March madness can extend to the weather, too
This time of the year the atmosphere tends to gain energy as the seasons change. That's where things can get a little weird in Wisconsin. Wochit
It may say "first day of spring" on the calendar as of 11:15 a.m. Central time Tuesday, but history shows that is often a tease to winter-weary Wisconsinites.
Madness in March, it turns out, includes the weather and it often extends into April and sometimes May.
"It can be a rather unpredictable and surprising time of year," said Steve Davis, a National Weather Service meteorologist based at the Sullivan office.
This time of the year, the atmosphere tends to gain energy as the seasons change. That's where things can get a little weird.
"Any time we’re transitioning and summer is trying to replace winter, crazy stuff can happen," Davis said.
This time of year, we might see storms with thunder, lightning and ... snow. Lots of snow.
We can get lightning and thunder anytime it snows, Davis said.
But history shows quite a few big spring snowstorms in Wisconsin have featured what's known as "thunder snow."
So far, the winter has been pretty much blizzard-free in this part of the upper Midwest. But on any given day this time of year, the sky can drop heavy, wet snow on Wisconsin.
As if right on cue, "There is the potential for accumulating snowfall across southern Wisconsin late Friday into Saturday," the weather service says in an outlook issued Monday.
Right now, weather service meteorologists say they have "low" confidence in that forecast, with computer models showing the snow going north, snow with a bull's-eye on southern Wisconsin or snow going south of the area.
"... The energy that will kick this whole thing off is still way out in the Pacific," the weather service says.
It's spring in the upper Midwest.
"This time of year does bring elements of spring back to the forecast more frequently while we are still dealing with the reality of winter that hangs on for dear life," said Mike Westendorf, director of operations for the Innovative Weather program at the University of Wisconsin-Milwaukee.
Combine all the ingredients this time of year and, sometimes, "We wind up getting thunderstorms and sleet with lightning and even thunder snow in the more significant storm systems," Westendorf said.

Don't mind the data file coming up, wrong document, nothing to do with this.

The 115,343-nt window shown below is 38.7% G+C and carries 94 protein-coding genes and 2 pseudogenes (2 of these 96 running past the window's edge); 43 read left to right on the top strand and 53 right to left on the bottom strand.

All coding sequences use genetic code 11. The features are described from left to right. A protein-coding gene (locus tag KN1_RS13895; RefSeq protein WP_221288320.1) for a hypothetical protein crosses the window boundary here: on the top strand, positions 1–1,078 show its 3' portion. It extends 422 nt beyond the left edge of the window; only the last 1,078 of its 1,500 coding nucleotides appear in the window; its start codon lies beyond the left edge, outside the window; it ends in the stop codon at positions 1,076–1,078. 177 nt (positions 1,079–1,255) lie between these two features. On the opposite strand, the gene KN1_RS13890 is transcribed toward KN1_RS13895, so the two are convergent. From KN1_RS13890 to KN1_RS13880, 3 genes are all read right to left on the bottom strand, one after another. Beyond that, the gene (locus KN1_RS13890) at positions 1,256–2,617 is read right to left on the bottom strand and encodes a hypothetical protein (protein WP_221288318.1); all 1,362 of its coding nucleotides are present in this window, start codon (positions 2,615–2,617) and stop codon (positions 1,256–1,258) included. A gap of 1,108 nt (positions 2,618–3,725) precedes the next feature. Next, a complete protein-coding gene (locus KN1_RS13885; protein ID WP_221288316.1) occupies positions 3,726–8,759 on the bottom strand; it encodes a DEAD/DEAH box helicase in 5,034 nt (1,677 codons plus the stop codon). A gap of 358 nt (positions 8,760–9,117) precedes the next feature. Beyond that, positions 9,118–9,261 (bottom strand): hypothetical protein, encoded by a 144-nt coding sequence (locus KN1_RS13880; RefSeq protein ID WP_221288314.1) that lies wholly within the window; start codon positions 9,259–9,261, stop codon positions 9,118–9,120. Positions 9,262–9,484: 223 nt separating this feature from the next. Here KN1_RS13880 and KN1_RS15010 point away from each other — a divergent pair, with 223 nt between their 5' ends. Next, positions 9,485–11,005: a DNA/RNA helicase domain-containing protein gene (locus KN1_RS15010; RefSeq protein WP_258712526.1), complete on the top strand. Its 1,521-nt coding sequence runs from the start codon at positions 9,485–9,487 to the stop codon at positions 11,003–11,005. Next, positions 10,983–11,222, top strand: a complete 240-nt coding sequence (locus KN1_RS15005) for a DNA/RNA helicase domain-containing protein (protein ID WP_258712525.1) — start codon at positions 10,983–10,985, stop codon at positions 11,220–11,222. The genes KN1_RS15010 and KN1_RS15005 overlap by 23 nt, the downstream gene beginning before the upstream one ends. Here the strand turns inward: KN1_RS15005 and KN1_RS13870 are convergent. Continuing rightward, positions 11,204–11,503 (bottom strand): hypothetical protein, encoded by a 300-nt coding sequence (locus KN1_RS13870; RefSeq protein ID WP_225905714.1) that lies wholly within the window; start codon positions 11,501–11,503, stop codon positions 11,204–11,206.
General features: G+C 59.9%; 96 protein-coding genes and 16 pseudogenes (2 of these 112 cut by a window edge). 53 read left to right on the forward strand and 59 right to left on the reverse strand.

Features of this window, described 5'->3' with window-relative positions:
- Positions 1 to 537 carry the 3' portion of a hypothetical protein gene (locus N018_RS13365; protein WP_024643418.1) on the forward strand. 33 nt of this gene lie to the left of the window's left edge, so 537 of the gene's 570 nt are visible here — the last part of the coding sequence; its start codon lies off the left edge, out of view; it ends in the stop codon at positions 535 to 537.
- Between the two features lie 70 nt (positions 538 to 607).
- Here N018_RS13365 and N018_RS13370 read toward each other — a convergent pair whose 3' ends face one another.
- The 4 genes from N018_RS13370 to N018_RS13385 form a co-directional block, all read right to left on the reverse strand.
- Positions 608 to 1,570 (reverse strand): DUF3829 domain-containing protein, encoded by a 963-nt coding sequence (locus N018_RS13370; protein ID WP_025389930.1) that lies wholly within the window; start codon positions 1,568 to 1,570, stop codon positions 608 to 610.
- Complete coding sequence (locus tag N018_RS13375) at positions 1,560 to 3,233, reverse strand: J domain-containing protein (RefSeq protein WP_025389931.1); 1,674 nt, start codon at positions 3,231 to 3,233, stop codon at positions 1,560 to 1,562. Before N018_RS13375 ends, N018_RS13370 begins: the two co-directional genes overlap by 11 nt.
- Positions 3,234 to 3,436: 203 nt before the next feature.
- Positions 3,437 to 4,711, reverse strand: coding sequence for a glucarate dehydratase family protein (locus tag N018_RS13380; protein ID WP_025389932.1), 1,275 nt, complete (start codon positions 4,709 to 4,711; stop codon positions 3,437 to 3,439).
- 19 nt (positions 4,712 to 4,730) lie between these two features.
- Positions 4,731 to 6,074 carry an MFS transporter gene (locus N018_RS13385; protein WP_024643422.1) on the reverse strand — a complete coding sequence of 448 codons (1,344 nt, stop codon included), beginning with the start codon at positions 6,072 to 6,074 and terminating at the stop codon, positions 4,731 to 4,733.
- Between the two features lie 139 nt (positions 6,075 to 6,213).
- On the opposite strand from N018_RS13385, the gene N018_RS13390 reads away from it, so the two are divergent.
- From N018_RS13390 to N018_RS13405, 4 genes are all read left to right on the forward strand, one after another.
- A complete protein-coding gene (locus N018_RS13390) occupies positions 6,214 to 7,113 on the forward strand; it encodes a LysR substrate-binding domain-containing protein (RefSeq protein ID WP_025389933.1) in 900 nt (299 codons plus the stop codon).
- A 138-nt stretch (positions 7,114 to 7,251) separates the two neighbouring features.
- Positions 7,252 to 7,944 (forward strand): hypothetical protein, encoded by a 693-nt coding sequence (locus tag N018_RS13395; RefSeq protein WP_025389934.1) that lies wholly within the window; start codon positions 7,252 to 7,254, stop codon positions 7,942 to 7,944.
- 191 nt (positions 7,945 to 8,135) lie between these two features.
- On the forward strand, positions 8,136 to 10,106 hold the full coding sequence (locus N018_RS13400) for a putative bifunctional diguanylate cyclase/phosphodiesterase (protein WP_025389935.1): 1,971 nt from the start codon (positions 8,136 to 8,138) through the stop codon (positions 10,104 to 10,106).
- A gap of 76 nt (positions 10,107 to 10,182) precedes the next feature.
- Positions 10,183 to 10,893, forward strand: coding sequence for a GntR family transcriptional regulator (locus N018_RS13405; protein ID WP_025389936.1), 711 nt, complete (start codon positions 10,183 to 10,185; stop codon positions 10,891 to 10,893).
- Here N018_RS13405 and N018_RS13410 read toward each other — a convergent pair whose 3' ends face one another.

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Here’s a look at some of the worst spring-time storms to pummel the state, according to the National Weather Service and Milwaukee Journal Sentinel archives:
- March 2-4, 1881 — Blizzard drops 2 to 4 feet of snow across southern and central Wisconsin. Milwaukee reported 28.5 inches. Drifts were reportedly 20 feet high.
- April 8-9, 1973 — 10 to 20 inches of snow falls on southern Wisconsin. Milwaukee got a foot. The Brewers' opening day game had to be postponed.
- March 4-5, 1976 — “Incredible ice storm,” across southeast Wisconsin still stands as one of the state’s worst natural disasters. Ice accumulations ranged up to five inches in diameter on wires and tree limbs. Counties that were declared federal disaster areas as a result included Calumet, Columbia, Crawford, Dane, Dodge, Fond du Lac, Grant, Green, Iowa, Jefferson, Lafayette, Manitowoc, Ozaukee, Richland, Rock, Sauk, Sheboygan, Vernon, Walworth, Washington and Waukesha.
- May 10, 1990 — Eastern Wisconsin's latest snowstorm on record. "Pretty late in the year, obviously, we got anywhere from 6 to 8 inches of snow across parts of southeast Wisconsin," Davis said. Thousands of trees and tree branches came down under the weight of the heavy snow, and many power lines snapped as the trees/branches fell on them.
- March 13-14, 1997 — Storm pounds central and northeast Wisconsin; 28 inches of snow was reported at Wautoma.
- April 27-28, 2002 — Thunder, lightning and up to 20 inches of heavy, wet snow fell from Florence to Merrill.
- March 18-19, 2005 — 18 to 23 inches of snow in a swath from southern Buffalo County to western Jackson County.
- March 13-14, 2006 — Thunder, lightning and 17 to 32 inches of snow from St. Croix County northeast to Iron County.
- March 21, 2008 — West Allis tallies 18.5 inches, as snow blankets a wide area of southern Wisconsin.
- March 22-23, 2011 — Thunder, lightning and 17.8 inches of snow in Green Bay over two days, the biggest snowstorm there in more than 120 years and the third largest ever. "The storm was also unusual with the number of thunderstorms in the area," according to the weather service office in Green Bay. "The storms were often accompanied by heavy snow and sleet."